Appellant has been convicted of felony fifth-degree criminal sexual conduct under Minn. Stat. § 609.3451, subd. 3, which requires that a defendant have a previous conviction under subdivision 1, clause (2) of that statute, or under Minn. Stat. § 617.23, subd. 2(1), or under a “statute from another state in conformity with” either of those two Minnesota statutes.  Minn. Stat. § 609.3451, subd. 3 (2002).  Appellant argues that the Nebraska statute under which he was convicted is not a statute “in conformity with” either of the two Minnesota statutes.

Interpretation of a statute is a question of law subject to de novo review.  State v. Dendy, 598 N.W.2d 4, 6 (Minn. App. 1999), review denied (Minn. Sept. 28, 1999).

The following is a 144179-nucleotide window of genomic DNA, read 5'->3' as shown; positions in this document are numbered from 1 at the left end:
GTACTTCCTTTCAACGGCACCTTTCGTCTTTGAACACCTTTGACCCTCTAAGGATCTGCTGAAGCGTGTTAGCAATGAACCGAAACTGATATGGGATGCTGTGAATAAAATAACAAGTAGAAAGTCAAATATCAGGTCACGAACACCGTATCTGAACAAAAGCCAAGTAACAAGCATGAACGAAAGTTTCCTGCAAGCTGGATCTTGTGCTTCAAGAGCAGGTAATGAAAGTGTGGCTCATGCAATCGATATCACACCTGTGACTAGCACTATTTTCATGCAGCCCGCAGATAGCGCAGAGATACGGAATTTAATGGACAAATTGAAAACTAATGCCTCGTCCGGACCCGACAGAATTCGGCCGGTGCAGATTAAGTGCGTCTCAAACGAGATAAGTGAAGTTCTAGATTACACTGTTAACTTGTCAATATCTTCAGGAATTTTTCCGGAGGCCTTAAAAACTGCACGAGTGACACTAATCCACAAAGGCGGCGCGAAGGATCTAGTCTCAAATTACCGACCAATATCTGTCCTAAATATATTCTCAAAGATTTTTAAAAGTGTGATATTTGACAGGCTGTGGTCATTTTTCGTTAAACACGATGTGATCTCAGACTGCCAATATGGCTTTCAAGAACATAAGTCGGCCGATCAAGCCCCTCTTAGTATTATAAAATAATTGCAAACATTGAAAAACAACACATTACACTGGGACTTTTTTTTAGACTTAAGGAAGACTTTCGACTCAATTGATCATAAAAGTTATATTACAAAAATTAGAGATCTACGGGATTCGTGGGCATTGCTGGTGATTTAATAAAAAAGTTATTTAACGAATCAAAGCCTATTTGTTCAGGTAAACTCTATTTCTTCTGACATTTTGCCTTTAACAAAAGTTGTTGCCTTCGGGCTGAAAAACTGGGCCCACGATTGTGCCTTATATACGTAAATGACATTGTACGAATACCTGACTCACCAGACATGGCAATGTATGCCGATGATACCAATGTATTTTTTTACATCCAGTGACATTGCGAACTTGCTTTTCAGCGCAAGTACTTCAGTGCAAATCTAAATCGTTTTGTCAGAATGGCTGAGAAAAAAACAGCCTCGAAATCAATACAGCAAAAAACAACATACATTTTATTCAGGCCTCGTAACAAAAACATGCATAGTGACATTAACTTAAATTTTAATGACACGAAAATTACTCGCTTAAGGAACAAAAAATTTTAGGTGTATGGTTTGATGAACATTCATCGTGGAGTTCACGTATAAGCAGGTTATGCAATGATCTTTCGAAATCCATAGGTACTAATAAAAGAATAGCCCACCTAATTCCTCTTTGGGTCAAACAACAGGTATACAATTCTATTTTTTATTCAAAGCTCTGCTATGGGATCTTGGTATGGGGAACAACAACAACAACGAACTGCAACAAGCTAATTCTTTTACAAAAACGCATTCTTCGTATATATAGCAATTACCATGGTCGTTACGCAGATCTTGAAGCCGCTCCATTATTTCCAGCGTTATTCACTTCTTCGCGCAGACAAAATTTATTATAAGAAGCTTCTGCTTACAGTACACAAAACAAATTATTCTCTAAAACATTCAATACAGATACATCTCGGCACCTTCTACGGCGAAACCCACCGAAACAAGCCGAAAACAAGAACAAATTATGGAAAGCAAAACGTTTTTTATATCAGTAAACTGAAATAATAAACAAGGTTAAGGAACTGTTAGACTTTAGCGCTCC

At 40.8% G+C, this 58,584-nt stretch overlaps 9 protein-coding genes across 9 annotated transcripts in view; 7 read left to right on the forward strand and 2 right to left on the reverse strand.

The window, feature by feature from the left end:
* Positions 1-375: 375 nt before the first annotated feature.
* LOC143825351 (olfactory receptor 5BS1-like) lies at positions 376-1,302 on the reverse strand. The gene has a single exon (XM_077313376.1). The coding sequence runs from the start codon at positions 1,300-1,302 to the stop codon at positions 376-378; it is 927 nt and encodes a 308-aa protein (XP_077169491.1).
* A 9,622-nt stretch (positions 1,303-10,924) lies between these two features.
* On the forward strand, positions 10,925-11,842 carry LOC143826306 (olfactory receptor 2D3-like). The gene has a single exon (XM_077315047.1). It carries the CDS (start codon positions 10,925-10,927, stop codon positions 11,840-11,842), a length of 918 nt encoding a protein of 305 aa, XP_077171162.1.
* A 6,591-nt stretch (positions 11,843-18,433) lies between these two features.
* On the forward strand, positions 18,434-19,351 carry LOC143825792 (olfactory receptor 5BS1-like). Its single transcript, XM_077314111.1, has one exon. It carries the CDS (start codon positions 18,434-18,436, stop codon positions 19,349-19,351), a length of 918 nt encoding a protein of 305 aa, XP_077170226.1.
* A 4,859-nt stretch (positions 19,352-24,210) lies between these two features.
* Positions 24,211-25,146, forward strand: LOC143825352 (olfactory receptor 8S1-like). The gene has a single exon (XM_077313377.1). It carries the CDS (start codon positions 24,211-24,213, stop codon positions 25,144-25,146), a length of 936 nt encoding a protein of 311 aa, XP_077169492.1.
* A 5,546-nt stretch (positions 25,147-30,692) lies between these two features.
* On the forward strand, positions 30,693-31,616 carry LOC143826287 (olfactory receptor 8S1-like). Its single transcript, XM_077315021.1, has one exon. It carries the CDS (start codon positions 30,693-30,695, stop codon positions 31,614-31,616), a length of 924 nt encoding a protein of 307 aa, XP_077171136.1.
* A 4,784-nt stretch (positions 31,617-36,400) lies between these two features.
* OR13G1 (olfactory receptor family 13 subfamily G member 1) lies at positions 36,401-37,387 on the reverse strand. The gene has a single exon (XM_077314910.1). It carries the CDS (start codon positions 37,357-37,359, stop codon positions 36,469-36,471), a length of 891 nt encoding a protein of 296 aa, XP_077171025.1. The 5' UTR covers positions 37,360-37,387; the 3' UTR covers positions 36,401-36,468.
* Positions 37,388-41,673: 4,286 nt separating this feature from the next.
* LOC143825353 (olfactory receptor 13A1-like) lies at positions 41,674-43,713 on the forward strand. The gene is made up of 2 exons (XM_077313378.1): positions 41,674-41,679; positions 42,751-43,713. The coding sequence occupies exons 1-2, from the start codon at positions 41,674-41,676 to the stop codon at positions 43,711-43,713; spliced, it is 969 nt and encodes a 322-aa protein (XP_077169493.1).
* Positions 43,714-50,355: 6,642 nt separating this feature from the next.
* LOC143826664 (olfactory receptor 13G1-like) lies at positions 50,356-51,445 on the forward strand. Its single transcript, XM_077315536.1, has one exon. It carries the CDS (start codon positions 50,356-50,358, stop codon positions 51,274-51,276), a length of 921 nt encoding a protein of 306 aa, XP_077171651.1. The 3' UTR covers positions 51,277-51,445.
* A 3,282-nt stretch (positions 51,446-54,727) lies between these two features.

The felony fifth-degree criminal sexual conduct statute provides, in relevant part:

            Subdivision 1.  . . . A person is guilty of criminal sexual

            conduct in the fifth-degree:  . . .

 

(2)  [if] the person engaged in . . .  lewd exhibition of the

genitals in the presence of a minor under the age of 16, know-

ing or having reason to know the minor is present.

 

Subd. 3.  Felony.  A person is guilty of a felony . . .  if the

person violates subdivision 1, clause (2), after having been

previously convicted of . . .  violating . . .  a statute from

another state in conformity with subdivision 1, clause (2),

or section 617.23, subdivision 2, clause (1).